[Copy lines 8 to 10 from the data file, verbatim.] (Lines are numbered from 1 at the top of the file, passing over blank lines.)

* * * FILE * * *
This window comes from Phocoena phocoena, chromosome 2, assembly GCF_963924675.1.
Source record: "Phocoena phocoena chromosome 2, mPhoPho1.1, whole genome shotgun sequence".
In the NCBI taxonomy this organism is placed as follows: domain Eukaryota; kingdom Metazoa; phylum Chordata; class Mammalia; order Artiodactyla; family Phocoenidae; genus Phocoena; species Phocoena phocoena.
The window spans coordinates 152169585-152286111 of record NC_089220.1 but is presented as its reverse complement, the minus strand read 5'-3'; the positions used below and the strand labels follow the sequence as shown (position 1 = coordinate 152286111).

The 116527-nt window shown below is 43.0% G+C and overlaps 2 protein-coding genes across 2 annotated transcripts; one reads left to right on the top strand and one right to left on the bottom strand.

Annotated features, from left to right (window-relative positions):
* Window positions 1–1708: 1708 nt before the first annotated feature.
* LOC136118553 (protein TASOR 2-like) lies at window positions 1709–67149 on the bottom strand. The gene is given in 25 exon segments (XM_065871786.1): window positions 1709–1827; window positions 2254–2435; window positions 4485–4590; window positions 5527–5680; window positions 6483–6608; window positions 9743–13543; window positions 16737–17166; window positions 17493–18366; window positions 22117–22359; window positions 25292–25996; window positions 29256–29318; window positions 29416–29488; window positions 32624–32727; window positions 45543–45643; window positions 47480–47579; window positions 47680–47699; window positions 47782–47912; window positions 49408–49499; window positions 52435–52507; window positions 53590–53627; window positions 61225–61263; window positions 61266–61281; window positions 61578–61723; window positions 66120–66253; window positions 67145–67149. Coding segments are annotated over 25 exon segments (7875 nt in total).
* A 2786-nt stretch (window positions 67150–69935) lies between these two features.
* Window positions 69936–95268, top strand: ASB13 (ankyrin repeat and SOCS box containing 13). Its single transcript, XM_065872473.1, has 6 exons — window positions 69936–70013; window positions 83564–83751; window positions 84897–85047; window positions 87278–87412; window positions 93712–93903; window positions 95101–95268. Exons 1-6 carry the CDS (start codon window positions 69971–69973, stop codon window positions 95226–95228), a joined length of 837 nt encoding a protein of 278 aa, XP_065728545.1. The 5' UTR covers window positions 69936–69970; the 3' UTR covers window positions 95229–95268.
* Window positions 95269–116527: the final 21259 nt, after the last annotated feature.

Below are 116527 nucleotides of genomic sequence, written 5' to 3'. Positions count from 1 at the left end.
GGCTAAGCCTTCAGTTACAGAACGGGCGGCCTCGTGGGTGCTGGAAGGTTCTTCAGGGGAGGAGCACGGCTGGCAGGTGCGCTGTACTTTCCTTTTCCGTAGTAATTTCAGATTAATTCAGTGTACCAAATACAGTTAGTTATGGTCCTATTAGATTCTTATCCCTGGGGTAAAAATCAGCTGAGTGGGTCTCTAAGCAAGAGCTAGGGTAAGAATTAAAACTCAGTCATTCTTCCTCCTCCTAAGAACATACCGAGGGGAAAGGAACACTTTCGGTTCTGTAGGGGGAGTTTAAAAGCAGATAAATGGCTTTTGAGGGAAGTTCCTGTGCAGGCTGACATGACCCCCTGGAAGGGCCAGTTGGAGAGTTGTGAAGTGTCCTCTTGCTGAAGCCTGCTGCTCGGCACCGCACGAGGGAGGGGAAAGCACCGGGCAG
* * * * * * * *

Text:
* LOC136118553 (protein TASOR 2-like) lies at window positions 1709–67149 on the bottom strand. The gene is given in 25 exon segments (XM_065871786.1): window positions 1709–1827; window positions 2254–2435; window positions 4485–4590; window positions 5527–5680; window positions 6483–6608; window positions 9743–13543; window positions 16737–17166; window positions 17493–18366; window positions 22117–22359; window positions 25292–25996; window positions 29256–29318; window positions 29416–29488; window positions 32624–32727; window positions 45543–45643; window positions 47480–47579; window positions 47680–47699; window positions 47782–47912; window positions 49408–49499; window positions 52435–52507; window positions 53590–53627; window positions 61225–61263; window positions 61266–61281; window positions 61578–61723; window positions 66120–66253; window positions 67145–67149. Coding segments are annotated over 25 exon segments (7875 nt in total).
* A 2786-nt stretch (window positions 67150–69935) lies between these two features.
* Window positions 69936–95268, top strand: ASB13 (ankyrin repeat and SOCS box containing 13). Its single transcript, XM_065872473.1, has 6 exons — window positions 69936–70013; window positions 83564–83751; window positions 84897–85047; window positions 87278–87412; window positions 93712–93903; window positions 95101–95268. Exons 1-6 carry the CDS (start codon window positions 69971–69973, stop codon window positions 95226–95228), a joined length of 837 nt encoding a protein of 278 aa, XP_065728545.1. The 5' UTR covers window positions 69936–69970; the 3' UTR covers window positions 95229–95268.